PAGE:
New York City’s White Hills have made a career out of massive, thunderous, cosmic space rock, and have refined it with each release, though never at the expense of their heady, effects-laden atmosphere. Their latest, So You Are… So You’ll Be, finds the band expanding their sonic world with a mixture of heavy-rocking riffs and ambient soundscapes. It’s part of a thematic trilogy with 2011’s Hp-1, as the middle entry of a triptych, though it remains to be seen how the three-part saga will come to a close. Treble caught up with singer/guitarist Dave W. after a series of tour dates with The Cult, to discuss the new album, their conceptual themes and working with Jim Jarmusch on new film Only Lovers Left Alive.
Treble: This year you’ve toured with both The Cult and Kylesa — how has that been?
Dave W: It’s been great. A few of the shows have been totally sold out, and I think the reception’s been really good. It’s been fun!
Treble: Did you notice much of a difference in the crowds or how they received you?
DW: Not that different actually. The only real difference is that the Kylesa crowds have been younger. Like, I think that if the people at the Cult shows were 10 or 15 years younger, they would probably be at the Kylesa shows.
Treble: How did the songs on So You Are… So You’ll Be come together?
DW: As with the past couple of records, when we have time off from touring we work on new material. This time around the songs were pretty well constructed when I brought them to the band. Of course things have a tendency to change once everyone gets together in a room and bashes the songs out. We had a number of songs to choose from when the album was put together. Once the songs are together, I then start to work on the lyrics. It is at this point that the concept of the album starts to take place. As the process continues the project takes a life of its own and starts to dictate what tracks will make it and which ones won’t. The process is always evolving throughout the entire process.
Treble: Was much improvisation or last-minute tinkering involved?
DW: There was one song that didn’t make the cut for this record that was written right before entering the studio. It was more improv-based than the majority of the material, but there is always an element of improv in what we do. I don’t tend to play the same solos over and over again and Ego will wander around the fret board a bit as well. The tinkering takes place more in post, when the album starts to get mixed.
Treble: How much thought do you give to how the songs will translate live?
DW: I don’t pay much attention to that at all. The songs are the songs. They have a life of their own each time they are played. The recorded version is just one snapshot in time of the track. Each night they get played is just another snapshot.
Treble: There’s a mixture of heavy, riff-based songs on the album, but also spacey ambient ones. How important is it to maintain this balance?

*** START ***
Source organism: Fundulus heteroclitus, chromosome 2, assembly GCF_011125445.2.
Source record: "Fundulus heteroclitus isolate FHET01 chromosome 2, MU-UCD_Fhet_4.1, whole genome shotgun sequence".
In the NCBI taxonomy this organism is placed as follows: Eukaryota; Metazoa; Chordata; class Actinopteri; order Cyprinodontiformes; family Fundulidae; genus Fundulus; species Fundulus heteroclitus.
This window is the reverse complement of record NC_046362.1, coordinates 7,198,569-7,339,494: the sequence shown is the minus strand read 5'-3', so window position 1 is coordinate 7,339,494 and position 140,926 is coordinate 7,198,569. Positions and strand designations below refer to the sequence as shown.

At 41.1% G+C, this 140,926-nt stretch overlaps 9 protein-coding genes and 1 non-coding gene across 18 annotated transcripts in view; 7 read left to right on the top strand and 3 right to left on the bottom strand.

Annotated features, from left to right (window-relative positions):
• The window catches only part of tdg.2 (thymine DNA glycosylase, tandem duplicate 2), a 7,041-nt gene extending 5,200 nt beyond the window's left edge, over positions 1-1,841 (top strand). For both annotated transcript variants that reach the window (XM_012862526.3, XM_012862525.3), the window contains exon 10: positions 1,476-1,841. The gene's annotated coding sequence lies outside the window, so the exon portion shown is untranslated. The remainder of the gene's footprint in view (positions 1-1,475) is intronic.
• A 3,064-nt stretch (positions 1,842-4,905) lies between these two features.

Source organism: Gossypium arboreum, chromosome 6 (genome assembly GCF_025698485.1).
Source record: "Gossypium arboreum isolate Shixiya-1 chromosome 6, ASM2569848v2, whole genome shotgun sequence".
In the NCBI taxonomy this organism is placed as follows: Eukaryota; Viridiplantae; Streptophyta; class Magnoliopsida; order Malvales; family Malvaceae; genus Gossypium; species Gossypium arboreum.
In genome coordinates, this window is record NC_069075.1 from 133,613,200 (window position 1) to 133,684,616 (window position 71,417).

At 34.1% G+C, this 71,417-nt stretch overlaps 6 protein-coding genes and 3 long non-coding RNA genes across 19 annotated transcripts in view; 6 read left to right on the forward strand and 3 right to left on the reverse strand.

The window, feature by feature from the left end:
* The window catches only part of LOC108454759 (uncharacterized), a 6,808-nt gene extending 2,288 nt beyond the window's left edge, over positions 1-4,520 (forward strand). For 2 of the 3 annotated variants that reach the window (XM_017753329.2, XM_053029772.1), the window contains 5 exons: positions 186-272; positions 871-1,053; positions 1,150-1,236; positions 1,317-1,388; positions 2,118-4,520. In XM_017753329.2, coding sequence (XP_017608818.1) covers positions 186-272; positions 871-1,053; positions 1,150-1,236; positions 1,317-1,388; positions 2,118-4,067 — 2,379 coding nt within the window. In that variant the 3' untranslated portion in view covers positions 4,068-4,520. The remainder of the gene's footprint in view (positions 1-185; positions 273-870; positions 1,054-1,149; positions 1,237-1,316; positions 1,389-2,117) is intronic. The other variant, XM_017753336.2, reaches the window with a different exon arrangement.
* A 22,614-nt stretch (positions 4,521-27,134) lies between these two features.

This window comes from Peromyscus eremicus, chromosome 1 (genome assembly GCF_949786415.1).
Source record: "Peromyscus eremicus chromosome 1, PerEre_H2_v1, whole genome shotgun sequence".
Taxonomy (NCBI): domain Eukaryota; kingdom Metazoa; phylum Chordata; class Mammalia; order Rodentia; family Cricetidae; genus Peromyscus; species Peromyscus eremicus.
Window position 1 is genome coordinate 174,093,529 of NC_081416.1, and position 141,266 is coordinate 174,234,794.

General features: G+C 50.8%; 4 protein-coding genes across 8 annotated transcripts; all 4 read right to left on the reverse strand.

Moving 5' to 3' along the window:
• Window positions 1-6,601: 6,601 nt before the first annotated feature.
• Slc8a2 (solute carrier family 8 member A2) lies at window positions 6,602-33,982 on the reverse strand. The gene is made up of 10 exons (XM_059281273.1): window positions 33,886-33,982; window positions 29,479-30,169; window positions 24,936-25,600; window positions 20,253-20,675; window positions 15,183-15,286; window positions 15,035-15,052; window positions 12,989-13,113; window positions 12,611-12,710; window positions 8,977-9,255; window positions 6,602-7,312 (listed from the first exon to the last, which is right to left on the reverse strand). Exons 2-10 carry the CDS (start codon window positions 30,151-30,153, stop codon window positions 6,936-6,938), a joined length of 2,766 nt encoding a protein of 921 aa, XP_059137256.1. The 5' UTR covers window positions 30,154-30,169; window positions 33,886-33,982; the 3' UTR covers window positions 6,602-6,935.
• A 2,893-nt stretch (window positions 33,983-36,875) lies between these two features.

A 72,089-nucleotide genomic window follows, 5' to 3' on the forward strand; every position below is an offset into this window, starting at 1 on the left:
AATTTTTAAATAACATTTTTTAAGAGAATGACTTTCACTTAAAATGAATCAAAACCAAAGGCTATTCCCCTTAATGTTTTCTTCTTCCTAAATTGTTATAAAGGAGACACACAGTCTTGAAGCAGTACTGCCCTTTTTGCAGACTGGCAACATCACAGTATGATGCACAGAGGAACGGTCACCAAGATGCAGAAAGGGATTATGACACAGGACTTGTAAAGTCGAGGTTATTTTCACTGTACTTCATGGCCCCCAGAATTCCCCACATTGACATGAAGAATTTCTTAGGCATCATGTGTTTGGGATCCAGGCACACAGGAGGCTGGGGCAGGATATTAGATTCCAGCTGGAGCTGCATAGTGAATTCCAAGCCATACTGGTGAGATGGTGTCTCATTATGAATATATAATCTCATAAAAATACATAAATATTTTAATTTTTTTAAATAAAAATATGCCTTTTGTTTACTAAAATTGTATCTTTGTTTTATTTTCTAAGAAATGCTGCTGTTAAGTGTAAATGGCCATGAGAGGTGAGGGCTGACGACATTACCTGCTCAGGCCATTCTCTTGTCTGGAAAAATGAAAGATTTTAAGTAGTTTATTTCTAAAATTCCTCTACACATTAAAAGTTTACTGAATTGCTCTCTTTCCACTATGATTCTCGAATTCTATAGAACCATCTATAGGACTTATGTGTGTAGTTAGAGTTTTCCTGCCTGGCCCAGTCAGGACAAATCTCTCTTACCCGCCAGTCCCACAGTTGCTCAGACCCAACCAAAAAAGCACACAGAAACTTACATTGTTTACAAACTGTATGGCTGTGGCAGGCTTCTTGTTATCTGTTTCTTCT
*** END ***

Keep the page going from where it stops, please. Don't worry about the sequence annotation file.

DW: It’s very important. It is at the core of the paradigm that is White Hills.
Treble: How did you end up working with Jim Jarmusch?
DW: Jim invited us to play at an ATP in New York that he curated back in 2010. We had no idea he was a fan of ours at the time. He contacted us out of the blue to see if we were interested and available to take part in his new film. Of course we jumped at the opportunity.
Treble: How was your experience being in the film?
DW: It was amazing! Ego and I spent the entire time on set, checking out everything. It was such a thrill to have the opportunity to be behind the scenes on one of Jim’s films. He’s an amazing artist with a vision like no other. It was an absolute pleasure to work with him.
Treble: What’s the significance behind the title So You Are… So You’ll Be?
DW: So You Are… So You’ll Be is part of a trilogy that started with the album H-p1. H-p1 examines issues of control and greed within our present systems, be it by government, by corporations and so on. It looks at how these things shape the way we think and act within society. H-p1 is the term that we use for these issues. The title is clinical in the same way a scientist will term a disease. So You Are…So You’ll Be acts as a meditation for ones personal journey through these systems of control and greed. It brings up the question, do we as the human race have the capacity to change? What will that change be? How do you as an individual fit within the constructs of society at this time? Do you agree or disagree with what is happening? Are you one to fight the system or will you just find your way within it? Do you personally have the capacity to change? The album doesn’t tell you how to be, it is just a vehicle for one to use in order to contemplate such topics.
Treble: Where does the trilogy go next?
DW: You’ll just have to wait and see.
Jeff Terich is the founder and editor of Treble. He's been writing about music for 20 years and has been published at American Songwriter, Bandcamp Daily, Reverb, Spin, Stereogum, uDiscoverMusic, VinylMePlease and some others that he's forgetting right now. He's still not tired of it.